Originally Posted by Seymore
If the boat is to be federally registered, it must be registered and flagged in the country where the owner is a citizen. You have US passports, so it must be flagged US.
If you and the boat were in the US, it could be licenced in any state. Perhaps that's what you're thinking. But that wouldn't work out for international cruising (except maybe in, for example, the Bahamas
, where they're used to lightweight cruisers
Most countries, including the UK and Germany
, register boats according to residence, not citizenship.
And all countries register absolutely anyone's boat, if you set up a company in that country through which to own it.
An EU flag, probably German if you are a legal
resident there, is logical and will make cruising around Europe easier. However tax status is not connected to the flag, so it is also possible to have a non-EU flag.
Here's some information on registering a boat in Germany
Registrierung Int. Bootsschein
Internationaler Bootsschein IBS - Bootsregistrierung - ADAC
That's for the "Internationaler Bootsschein". Over 15 meters LOA
there is a different registry; Google
is your friend. The Deutscher Seglerverein is the German equivalent to the RYA; they even have some delegated authority (I think) to deal with these things. In any case, it looks like you need a tonnage survey
-- "Messbrief" -- which is a slight PITA if it's anything like the UK one and will be hard to do if the boat is not physically in German waters.
As a foreign citizen, you do need proof of German residency ("Wohnsitz") to register a boat in Germany:
"Ausländische Staatsbürger, die in Deutschland wohnhaft sind, müssen eine Kopie ihres Reisepasses sowie eine aktuelle Meldebescheinigung über Ihren festen Wohnsitz in Deutschland vorlegen."
That means you need to submit your passport and Meldebescheinigung -- police registration certificate -- that's all the proof of residency you need.
Before deciding to go for German registration, however, you should consider the requirements there for licensing of the skipper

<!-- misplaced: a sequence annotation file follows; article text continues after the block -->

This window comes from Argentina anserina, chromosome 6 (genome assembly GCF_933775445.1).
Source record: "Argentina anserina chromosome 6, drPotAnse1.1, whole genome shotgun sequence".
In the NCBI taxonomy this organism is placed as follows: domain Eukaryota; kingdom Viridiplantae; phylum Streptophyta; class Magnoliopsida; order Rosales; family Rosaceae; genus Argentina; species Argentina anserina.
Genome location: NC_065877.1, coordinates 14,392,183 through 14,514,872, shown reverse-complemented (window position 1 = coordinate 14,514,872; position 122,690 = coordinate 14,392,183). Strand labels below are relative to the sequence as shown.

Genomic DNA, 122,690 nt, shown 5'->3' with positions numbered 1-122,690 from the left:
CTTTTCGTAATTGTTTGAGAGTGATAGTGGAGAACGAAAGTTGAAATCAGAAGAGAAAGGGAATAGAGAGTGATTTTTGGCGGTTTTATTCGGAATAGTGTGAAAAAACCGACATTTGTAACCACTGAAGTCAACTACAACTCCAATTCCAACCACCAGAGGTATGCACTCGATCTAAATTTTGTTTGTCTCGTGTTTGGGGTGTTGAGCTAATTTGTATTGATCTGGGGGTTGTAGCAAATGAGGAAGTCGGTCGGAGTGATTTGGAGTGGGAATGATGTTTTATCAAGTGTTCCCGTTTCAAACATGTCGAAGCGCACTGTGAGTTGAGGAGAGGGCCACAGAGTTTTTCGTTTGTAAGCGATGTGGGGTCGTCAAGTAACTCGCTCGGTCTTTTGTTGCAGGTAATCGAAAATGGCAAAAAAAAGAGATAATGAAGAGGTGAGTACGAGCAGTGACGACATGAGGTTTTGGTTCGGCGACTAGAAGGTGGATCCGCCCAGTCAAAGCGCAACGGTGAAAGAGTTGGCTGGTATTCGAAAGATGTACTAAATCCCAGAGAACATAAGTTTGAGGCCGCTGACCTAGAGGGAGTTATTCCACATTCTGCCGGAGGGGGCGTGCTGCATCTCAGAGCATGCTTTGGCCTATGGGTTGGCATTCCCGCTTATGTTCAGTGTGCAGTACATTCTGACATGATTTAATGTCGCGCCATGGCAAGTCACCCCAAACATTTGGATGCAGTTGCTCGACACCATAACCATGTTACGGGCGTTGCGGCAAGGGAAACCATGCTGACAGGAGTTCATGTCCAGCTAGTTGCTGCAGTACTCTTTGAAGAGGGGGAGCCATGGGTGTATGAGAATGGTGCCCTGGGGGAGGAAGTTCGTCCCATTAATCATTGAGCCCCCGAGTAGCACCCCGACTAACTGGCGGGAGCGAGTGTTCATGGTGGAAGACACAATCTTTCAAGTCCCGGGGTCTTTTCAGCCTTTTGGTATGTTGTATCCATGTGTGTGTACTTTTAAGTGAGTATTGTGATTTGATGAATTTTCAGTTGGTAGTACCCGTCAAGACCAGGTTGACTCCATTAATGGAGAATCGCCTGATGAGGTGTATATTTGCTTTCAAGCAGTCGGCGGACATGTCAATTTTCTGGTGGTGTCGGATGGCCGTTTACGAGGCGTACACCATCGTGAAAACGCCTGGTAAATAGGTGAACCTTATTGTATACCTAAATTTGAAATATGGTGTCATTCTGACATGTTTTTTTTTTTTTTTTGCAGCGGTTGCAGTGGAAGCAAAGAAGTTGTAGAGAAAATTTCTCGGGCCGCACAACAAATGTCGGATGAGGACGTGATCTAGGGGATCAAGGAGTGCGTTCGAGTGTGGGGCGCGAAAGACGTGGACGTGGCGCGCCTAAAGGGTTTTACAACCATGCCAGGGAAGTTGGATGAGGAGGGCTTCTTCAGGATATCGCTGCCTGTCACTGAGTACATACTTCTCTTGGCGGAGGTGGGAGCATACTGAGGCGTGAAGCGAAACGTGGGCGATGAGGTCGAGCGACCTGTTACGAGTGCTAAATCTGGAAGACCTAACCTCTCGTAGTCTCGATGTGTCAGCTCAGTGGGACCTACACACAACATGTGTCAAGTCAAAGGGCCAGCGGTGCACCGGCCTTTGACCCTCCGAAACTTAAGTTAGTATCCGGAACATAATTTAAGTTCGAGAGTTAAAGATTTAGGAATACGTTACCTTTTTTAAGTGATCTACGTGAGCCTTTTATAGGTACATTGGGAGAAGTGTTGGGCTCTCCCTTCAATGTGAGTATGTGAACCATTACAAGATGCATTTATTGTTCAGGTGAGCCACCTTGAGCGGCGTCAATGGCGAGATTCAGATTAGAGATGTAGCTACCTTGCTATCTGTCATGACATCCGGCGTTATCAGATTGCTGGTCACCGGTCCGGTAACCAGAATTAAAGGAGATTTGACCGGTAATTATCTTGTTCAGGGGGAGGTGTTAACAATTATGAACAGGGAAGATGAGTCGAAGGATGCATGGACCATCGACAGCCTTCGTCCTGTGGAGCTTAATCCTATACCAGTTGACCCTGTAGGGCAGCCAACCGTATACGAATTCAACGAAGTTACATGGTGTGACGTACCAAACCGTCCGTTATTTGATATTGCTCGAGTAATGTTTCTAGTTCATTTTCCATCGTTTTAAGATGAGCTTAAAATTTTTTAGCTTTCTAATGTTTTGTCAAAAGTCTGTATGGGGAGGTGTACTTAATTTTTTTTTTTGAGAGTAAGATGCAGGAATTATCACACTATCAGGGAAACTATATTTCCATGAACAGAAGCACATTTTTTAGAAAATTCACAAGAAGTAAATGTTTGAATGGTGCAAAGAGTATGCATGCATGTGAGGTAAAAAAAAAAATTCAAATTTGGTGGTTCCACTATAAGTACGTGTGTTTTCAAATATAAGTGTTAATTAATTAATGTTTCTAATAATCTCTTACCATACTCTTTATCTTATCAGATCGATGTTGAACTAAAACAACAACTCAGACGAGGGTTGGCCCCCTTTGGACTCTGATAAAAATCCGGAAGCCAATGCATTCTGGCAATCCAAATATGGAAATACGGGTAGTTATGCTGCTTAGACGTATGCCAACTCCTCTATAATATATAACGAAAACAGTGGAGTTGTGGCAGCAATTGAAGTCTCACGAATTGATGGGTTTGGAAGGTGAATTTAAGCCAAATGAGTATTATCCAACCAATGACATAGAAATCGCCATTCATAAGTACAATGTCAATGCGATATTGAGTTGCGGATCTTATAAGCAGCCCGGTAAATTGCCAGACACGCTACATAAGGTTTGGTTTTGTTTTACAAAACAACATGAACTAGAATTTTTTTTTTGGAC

, etc. -- they are fairly burdensome -- typisch deutsch. And taxes
You might find it simpler to register in the U.S. or in the U.K. U.K. is a really good flag -- almost no bureaucracy and zero taxes
. But you will need a UK company.
A U.S. flag in Europe is theoretically ok, but you will be subject to customs
control at every border crossing and will have to answer questions about tax status -- as EU residents you have no right to the 18 month exemption. Since your boat is tax paid, that's legally ok, but you will have to constantly prove it, and there are risks that some official somewhere (probably in Spain or Greece) won't accept your documents and you will have some real problems. This bothers me somewhat because there is no really clear definition of what "proof" of VAT status is -- original invoices, but how about the chain of title to you? What if you lose just one document out of your file? There is a presumption that a non-EU flag boat is NOT VAT paid which you will have to overcome every time; an EU flag boat is subject to the opposite presumption.
That leaves UK, which is a fine flag to have. I am a US citizen with a UK flag boat, but I am not a UK nor European resident, so I had to do it through a UK company. This is simple and inexpensive -- you can set up a UK company online in about 15 minutes. I cruised through the waters of 10 European countries last year, and it was very nice to have a respectable EU flag -- no customs
inspections, no questions other than about passports of crew. My boat is on the Part 1 registry, so registered like a ship (UK boats under 24 meters and owned by natural persons don't actually have to be registered whatsoever, or can go on the Micky-Mouse SSR, which is like our VHF license
-- lucky Brits). You need a tonnage survey
if the boat has never been on that registry before, but otherwise it is painless and is valid for 5 years at a time (vs 2 years for the German IBS). You get a very pretty certificate which impresses foreign officials.